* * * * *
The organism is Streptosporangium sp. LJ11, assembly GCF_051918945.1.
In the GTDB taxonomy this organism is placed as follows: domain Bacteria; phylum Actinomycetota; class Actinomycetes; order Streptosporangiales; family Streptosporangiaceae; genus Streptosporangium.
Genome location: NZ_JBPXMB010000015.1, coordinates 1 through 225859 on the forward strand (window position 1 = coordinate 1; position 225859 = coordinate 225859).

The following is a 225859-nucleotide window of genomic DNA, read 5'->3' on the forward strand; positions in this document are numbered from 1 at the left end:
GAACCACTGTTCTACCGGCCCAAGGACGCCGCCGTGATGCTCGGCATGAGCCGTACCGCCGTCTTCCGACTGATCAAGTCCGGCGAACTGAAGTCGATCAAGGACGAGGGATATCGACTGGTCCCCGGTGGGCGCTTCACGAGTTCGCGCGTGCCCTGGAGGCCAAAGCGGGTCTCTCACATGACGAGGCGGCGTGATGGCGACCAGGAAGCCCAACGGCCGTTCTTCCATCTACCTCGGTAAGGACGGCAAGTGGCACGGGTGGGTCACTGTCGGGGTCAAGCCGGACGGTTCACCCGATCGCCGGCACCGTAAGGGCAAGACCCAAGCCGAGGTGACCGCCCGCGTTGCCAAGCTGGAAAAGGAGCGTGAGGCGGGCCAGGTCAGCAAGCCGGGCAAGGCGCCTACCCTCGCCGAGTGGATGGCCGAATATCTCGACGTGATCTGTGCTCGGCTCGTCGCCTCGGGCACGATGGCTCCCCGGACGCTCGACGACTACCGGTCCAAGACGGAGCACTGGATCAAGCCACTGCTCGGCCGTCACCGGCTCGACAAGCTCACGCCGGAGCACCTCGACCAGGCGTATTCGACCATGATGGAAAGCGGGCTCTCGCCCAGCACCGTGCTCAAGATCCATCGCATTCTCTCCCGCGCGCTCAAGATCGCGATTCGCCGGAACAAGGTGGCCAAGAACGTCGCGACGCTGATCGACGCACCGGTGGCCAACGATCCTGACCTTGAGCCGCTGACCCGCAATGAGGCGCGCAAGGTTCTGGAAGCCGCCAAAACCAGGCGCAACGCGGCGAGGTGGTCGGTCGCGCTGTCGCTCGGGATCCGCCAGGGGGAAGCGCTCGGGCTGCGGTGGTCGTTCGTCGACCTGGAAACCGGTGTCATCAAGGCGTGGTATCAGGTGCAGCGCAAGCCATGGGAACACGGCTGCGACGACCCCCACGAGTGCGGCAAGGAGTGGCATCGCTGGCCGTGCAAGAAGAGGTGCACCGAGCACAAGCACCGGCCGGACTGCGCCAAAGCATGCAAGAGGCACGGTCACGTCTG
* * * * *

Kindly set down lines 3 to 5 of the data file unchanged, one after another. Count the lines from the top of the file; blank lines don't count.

Genome location: NZ_JBPXMB010000015.1, coordinates 1 through 225859 on the forward strand (window position 1 = coordinate 1; position 225859 = coordinate 225859).

The following is a 225859-nucleotide window of genomic DNA, read 5'->3' on the forward strand; positions in this document are numbered from 1 at the left end:
GAACCACTGTTCTACCGGCCCAAGGACGCCGCCGTGATGCTCGGCATGAGCCGTACCGCCGTCTTCCGACTGATCAAGTCCGGCGAACTGAAGTCGATCAAGGACGAGGGATATCGACTGGTCCCCGGTGGGCGCTTCACGAGTTCGCGCGTGCCCTGGAGGCCAAAGCGGGTCTCTCACATGACGAGGCGGCGTGATGGCGACCAGGAAGCCCAACGGCCGTTCTTCCATCTACCTCGGTAAGGACGGCAAGTGGCACGGGTGGGTCACTGTCGGGGTCAAGCCGGACGGTTCACCCGATCGCCGGCACCGTAAGGGCAAGACCCAAGCCGAGGTGACCGCCCGCGTTGCCAAGCTGGAAAAGGAGCGTGAGGCGGGCCAGGTCAGCAAGCCGGGCAAGGCGCCTACCCTCGCCGAGTGGATGGCCGAATATCTCGACGTGATCTGTGCTCGGCTCGTCGCCTCGGGCACGATGGCTCCCCGGACGCTCGACGACTACCGGTCCAAGACGGAGCACTGGATCAAGCCACTGCTCGGCCGTCACCGGCTCGACAAGCTCACGCCGGAGCACCTCGACCAGGCGTATTCGACCATGATGGAAAGCGGGCTCTCGCCCAGCACCGTGCTCAAGATCCATCGCATTCTCTCCCGCGCGCTCAAGATCGCGATTCGCCGGAACAAGGTGGCCAAGAACGTCGCGACGCTGATCGACGCACCGGTGGCCAACGATCCTGACCTTGAGCCGCTGACCCGCAATGAGGCGCGCAAGGTTCTGGAAGCCGCCAAAACCAGGCGCAACGCGGCGAGGTGGTCGGTCGCGCTGTCGCTCGGGATCCGCCAGGGGGAAGCGCTCGGGCTGCGGTGGTCGTTCGTCGACCTGGAAACCGGTGTCATCAAGGCGTGGTATCAGGTGCAGCGCAAGCCATGGGAACACGGCTGCGACGACCCCCACGAGTGCGGCAAGGAGTGGCATCGCTGGCCGTGCAAGAAGAGGTGCACCGAGCACAAGCACCGGCCGGACTGCGCCAAAGCATGCAAGAGGCACGGTCACGTCTG